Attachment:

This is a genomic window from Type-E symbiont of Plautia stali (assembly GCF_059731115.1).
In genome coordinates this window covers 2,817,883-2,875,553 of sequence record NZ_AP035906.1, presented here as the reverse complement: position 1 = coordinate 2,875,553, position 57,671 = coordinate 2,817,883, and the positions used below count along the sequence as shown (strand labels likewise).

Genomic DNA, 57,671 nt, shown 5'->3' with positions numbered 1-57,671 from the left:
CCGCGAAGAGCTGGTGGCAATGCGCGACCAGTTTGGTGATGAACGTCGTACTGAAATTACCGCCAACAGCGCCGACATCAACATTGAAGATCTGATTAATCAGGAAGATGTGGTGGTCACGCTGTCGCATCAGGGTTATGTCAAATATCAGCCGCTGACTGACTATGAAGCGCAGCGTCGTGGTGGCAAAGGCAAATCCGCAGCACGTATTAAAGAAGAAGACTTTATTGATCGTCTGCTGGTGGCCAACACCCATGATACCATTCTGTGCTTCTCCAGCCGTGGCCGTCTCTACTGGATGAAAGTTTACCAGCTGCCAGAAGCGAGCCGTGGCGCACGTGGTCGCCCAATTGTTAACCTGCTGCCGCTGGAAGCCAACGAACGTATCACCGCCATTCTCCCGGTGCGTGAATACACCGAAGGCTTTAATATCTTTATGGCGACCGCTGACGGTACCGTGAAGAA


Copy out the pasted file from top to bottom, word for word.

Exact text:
This is a genomic window from Type-E symbiont of Plautia stali (assembly GCF_059731115.1).
In genome coordinates this window covers 2,817,883-2,875,553 of sequence record NZ_AP035906.1, presented here as the reverse complement: position 1 = coordinate 2,875,553, position 57,671 = coordinate 2,817,883, and the positions used below count along the sequence as shown (strand labels likewise).

Genomic DNA, 57,671 nt, shown 5'->3' with positions numbered 1-57,671 from the left:
CCGCGAAGAGCTGGTGGCAATGCGCGACCAGTTTGGTGATGAACGTCGTACTGAAATTACCGCCAACAGCGCCGACATCAACATTGAAGATCTGATTAATCAGGAAGATGTGGTGGTCACGCTGTCGCATCAGGGTTATGTCAAATATCAGCCGCTGACTGACTATGAAGCGCAGCGTCGTGGTGGCAAAGGCAAATCCGCAGCACGTATTAAAGAAGAAGACTTTATTGATCGTCTGCTGGTGGCCAACACCCATGATACCATTCTGTGCTTCTCCAGCCGTGGCCGTCTCTACTGGATGAAAGTTTACCAGCTGCCAGAAGCGAGCCGTGGCGCACGTGGTCGCCCAATTGTTAACCTGCTGCCGCTGGAAGCCAACGAACGTATCACCGCCATTCTCCCGGTGCGTGAATACACCGAAGGCTTTAATATCTTTATGGCGACCGCTGACGGTACCGTGAAGAA